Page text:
Andrew Johnson

Photographer + Photojournalist
   
Belo Sun
Location: Rio de Janeiro, Brazil
Nationality: Canadian
Biography: Andrew (b. 1987) is an award-winning visual journalist and storyteller based between his native Canada and adopted Brazil. His longterm work is focused on socio-environmental narratives related to the working class struggle against systemic... MORE
Public Story
Belo Sun
Copyright Andrew Johnson 2022
Updated Jan 2022
Location Altamira, Pará
Topics Capitalism, Climate Change, Community, Conservation, Documentary, Environment, Essays, Ethnic minorities, Human Rights, International Stories, Journalism, Latin America, Photography, Photojournalism, Water
Summary
The once-mighty Xingu river is dying. The lifeblood of one of Earth’s greatest rivers is being choked by one of the biggest manmade constructions on the planet, the Belo Monte hydroelectric dam. The location on the Great Bend of the Xingu River happens to be one of the most biodiverse and fragile ecosystems in one of the world’s most precious biomes. It’s also mineral rich. Now under intense pressure from a Canadian mining firm that wants to install the country's largest ever open-pit gold mine on the banks of the Xingu, the survival of the river, the forest and its people is at stake.
The mighty Xingu River is dying. One of the main arteries of the lower Amazon is being choked by the Belo Monte hydroelectric dam, the fourth-largest in the world. Its location, on the Great Bend of the Xingu, happens to be a biodiversity hotspot in one of the most fragile and important ecosystems on the planet. It’s also mineral rich.

The Canadian mining company Belo Sun wants to build Brazil’s largest open-pit gold mine in the middle of the Great Bend. They plan to use deadly cyanide in the process of recovering the gold and the same design of tailings dam as the ones that burst in Minas Gerais state burying entire communities and hundreds of people, some of them still missing. If this were to happen to the Xingu it would almost certainly be the death of the river, its unique ecosystem and its traditional and Indigenous communities home to thousands of families.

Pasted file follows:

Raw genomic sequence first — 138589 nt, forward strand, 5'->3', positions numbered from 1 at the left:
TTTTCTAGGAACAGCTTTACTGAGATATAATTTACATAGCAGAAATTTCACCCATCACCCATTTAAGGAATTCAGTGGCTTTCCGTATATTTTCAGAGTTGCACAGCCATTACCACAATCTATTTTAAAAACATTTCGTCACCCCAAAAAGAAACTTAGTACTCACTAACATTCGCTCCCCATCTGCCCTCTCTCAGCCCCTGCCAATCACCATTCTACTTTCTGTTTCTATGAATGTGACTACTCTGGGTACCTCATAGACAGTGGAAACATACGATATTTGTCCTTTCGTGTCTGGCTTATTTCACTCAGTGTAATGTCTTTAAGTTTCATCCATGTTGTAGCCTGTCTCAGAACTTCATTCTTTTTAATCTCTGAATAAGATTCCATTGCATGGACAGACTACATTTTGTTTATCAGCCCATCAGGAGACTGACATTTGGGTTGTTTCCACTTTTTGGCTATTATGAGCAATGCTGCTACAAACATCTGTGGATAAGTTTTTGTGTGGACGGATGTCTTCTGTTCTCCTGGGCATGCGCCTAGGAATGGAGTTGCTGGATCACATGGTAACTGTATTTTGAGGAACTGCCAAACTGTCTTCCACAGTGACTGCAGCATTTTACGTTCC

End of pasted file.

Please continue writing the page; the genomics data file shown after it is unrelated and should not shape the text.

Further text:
The proposed site of the mine itself sits on top of the most important community in the Great Bend, the Vila da Ressaca. For years, Belo Sun has taken advantage of the pro-mining sentiment of corrupt local governments, self-serving officials as well as the isolation of remote communities long abandoned by the authorities and weakened since Belo Monte. Hampered by numerous legal challenges and media coverage, the Covid-19 pandemic has been the ideal smokescreen for further attempts to push the project forward. Illegal gold miners, loggers and land grabbers have moved in, encouraged by the weakening of oversight that came with the rightwing government of Jair Bolsonaro who has declared open season for the exploitation of the Amazon and named Belo Sun's project one of "national security".

“They want to take in a few years everything that has sustained us for decades,” says Idglan Pereira Sousa, 34, a lifelong resident of Vila da Ressaca, “we don’t have this capitalist mentality, ‘today I want ten thousand, tomorrow twenty, the next day thirty’ and we’re never satisfied. This here is ancient, it could last for generations.”

Under intense pressure from outsiders who see the land, forests and rivers as a commodity, the communities that protect and depend on them continue to resist, but for how long?
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